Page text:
It‘s two years since the official opening of my Prudhoe gallery - so much has happened since then. Thanks to so many of you for your support - Alison, family, students, friends, neighbours and social media supporters.
 
 
Highlights have been showing at Ripon Cathedral and with the Royal Watercolour Society in London, visiting the Himalayas, Tuscany and France, and the paintings that followed - and several commissions. Appearing as a guest on Look North to give photography advice and judge the photos for their calendar was also an experience (or two) and great publicity for the gallery.
 
Thank you again.

Thursday 15th March 2018A Tuscan Cellar - Sequence of Painting

It's interesting to see the gradual development of this painting of a Tuscan cellar here, from start to (almost) finished. I've enjoyed working on it and have often been up at  four in the morning lately to finish it. This is a slightly unusual medium for me, because of the use of pencil, alongside the watercolour I often work in. This painting will soon be available as a print on my website.
 

Friday 22nd September 2017Look North Video

I enjoyed my experience of filming for Look North. Follow this link to see the clip.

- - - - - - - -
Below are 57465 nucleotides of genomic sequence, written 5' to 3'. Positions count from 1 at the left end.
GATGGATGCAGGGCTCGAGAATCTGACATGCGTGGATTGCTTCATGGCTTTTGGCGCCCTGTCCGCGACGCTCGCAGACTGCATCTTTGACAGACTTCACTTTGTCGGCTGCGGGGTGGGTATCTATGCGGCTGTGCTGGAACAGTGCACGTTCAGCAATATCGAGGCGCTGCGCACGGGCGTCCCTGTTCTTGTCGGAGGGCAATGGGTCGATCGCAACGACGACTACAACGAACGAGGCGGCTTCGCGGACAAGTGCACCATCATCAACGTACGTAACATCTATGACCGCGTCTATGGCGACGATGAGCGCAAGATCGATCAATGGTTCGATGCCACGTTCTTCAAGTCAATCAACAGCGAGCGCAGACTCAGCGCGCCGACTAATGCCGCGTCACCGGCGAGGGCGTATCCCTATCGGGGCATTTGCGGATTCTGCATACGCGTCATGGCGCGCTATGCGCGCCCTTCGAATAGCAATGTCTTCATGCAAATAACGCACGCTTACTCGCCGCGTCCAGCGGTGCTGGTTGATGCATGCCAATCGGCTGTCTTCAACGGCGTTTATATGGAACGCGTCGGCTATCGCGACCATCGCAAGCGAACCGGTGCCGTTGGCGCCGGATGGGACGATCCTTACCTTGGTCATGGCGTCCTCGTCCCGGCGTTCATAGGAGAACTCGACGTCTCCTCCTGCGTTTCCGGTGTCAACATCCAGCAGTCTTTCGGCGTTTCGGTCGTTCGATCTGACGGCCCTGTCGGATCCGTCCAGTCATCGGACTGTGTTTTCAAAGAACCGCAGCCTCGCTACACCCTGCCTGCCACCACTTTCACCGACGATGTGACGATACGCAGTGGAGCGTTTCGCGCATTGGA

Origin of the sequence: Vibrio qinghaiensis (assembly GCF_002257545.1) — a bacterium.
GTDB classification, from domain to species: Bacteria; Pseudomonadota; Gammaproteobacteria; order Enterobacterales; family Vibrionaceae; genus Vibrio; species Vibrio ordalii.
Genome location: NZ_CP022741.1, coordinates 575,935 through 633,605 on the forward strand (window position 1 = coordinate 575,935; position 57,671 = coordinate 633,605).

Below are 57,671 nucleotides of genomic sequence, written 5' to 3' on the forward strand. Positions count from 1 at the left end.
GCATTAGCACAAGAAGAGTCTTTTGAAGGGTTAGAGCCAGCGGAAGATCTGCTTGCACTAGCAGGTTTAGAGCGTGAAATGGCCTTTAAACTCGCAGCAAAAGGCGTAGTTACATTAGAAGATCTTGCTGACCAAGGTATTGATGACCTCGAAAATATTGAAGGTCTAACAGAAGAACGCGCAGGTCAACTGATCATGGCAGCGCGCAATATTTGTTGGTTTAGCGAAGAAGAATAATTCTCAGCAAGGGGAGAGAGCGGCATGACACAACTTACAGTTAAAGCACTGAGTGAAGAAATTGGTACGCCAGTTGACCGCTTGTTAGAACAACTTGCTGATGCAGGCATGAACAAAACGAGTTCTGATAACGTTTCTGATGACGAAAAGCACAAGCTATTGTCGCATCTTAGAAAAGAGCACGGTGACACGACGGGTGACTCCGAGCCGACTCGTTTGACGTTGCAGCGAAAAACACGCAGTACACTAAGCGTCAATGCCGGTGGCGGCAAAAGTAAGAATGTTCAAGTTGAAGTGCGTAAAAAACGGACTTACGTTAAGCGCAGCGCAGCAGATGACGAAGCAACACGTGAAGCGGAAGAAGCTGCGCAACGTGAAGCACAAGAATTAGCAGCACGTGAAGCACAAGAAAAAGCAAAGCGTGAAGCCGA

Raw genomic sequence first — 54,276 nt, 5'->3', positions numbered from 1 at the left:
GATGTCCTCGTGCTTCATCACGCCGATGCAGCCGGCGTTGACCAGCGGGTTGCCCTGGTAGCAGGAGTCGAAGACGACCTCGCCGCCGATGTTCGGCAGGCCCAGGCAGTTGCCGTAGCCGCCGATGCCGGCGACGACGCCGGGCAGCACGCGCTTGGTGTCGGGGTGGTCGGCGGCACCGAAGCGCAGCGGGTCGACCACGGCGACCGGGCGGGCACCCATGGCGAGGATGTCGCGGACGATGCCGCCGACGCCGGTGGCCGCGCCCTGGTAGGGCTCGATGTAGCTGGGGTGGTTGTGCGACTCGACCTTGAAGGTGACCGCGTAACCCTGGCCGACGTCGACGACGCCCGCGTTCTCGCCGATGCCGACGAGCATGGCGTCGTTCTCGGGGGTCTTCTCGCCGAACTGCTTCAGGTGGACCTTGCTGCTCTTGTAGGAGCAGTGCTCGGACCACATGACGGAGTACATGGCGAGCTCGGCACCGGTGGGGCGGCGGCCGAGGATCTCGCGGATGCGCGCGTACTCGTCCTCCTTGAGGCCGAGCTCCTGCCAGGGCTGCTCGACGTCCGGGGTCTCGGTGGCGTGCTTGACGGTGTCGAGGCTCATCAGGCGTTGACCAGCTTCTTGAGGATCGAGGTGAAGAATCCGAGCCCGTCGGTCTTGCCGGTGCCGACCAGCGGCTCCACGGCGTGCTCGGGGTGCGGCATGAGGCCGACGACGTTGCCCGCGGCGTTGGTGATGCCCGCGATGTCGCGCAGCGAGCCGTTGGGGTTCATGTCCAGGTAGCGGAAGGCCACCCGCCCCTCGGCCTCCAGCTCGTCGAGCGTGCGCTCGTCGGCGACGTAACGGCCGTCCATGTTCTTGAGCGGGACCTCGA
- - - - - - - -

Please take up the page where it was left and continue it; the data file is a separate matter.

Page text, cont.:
Fellow Prudhoe resident Paul Mooney asked me to go on the show to judge the Look North calendar page, alongside students and friends Carol and Richard. Paul made the experience quite relaxing for me - considering he was pointing a camera my way! 
 
 
 

Posted on September 22nd 2017 on 12:09pm
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Wednesday 19th July 2017New Series of Small Windows Watercolours

Having just completed two very detailed watercolours, it's very refreshing to develop this new series of smaller Windows works. This small window has developed dramatically in just one week, as you can see if you look closely at the photos below. I've been planning this new series for some time and I have a real sense of enjoyment working on these colourful originals.
 
The richly textured paper feels fine to work on, and is creating exactly the layered, textual effect I am after.
 
 
The second painting in my series of small Windows watercolours is now underway also, see below. I am working on the two, turn by turn. I have many ideas of exactly how to develop the series and it's very satisfying to see the new work taking shape.